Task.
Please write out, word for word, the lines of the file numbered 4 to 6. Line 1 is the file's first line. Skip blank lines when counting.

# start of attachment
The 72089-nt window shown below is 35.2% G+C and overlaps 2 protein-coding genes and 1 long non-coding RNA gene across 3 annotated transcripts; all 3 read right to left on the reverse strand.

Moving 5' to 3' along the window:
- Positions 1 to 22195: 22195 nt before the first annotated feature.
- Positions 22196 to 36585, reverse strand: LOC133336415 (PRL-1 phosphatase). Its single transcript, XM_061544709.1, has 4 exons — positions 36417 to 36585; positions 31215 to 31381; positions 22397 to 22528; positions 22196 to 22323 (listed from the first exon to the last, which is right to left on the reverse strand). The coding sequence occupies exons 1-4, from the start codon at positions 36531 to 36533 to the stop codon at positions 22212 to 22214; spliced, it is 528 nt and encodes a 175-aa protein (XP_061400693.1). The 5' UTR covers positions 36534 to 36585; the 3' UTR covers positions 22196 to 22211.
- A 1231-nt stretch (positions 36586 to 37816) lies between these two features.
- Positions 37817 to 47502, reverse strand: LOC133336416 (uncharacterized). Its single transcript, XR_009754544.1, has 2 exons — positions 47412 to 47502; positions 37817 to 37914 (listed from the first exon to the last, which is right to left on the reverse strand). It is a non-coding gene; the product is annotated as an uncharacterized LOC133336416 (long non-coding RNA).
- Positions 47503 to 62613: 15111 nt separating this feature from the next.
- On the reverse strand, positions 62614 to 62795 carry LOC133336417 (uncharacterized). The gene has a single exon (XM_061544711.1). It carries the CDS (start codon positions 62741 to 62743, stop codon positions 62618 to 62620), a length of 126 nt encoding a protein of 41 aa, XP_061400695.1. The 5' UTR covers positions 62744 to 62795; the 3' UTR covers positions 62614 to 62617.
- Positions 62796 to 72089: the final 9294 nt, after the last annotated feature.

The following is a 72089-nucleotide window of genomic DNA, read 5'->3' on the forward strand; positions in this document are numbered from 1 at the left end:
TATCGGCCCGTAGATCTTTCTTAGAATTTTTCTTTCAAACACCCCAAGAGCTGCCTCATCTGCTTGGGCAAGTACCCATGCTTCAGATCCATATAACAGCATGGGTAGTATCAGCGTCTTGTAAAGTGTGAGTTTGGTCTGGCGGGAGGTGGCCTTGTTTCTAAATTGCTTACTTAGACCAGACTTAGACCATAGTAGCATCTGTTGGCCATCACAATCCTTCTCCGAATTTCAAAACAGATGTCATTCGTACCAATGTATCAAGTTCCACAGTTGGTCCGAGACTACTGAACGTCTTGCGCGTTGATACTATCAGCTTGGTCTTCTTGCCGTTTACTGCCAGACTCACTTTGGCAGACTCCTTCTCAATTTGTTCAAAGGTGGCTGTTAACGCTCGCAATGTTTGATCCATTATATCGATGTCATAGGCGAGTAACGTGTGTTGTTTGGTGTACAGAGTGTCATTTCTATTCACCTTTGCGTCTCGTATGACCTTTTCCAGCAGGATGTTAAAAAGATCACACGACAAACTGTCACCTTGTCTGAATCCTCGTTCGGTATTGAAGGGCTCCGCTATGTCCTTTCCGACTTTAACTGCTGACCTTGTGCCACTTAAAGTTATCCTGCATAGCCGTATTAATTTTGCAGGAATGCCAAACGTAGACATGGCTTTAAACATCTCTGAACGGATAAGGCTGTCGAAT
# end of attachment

- Positions 22196 to 36585, reverse strand: LOC133336415 (PRL-1 phosphatase). Its single transcript, XM_061544709.1, has 4 exons — positions 36417 to 36585; positions 31215 to 31381; positions 22397 to 22528; positions 22196 to 22323 (listed from the first exon to the last, which is right to left on the reverse strand). The coding sequence occupies exons 1-4, from the start codon at positions 36531 to 36533 to the stop codon at positions 22212 to 22214; spliced, it is 528 nt and encodes a 175-aa protein (XP_061400693.1). The 5' UTR covers positions 36534 to 36585; the 3' UTR covers positions 22196 to 22211.
- A 1231-nt stretch (positions 36586 to 37816) lies between these two features.
- Positions 37817 to 47502, reverse strand: LOC133336416 (uncharacterized). Its single transcript, XR_009754544.1, has 2 exons — positions 47412 to 47502; positions 37817 to 37914 (listed from the first exon to the last, which is right to left on the reverse strand). It is a non-coding gene; the product is annotated as an uncharacterized LOC133336416 (long non-coding RNA).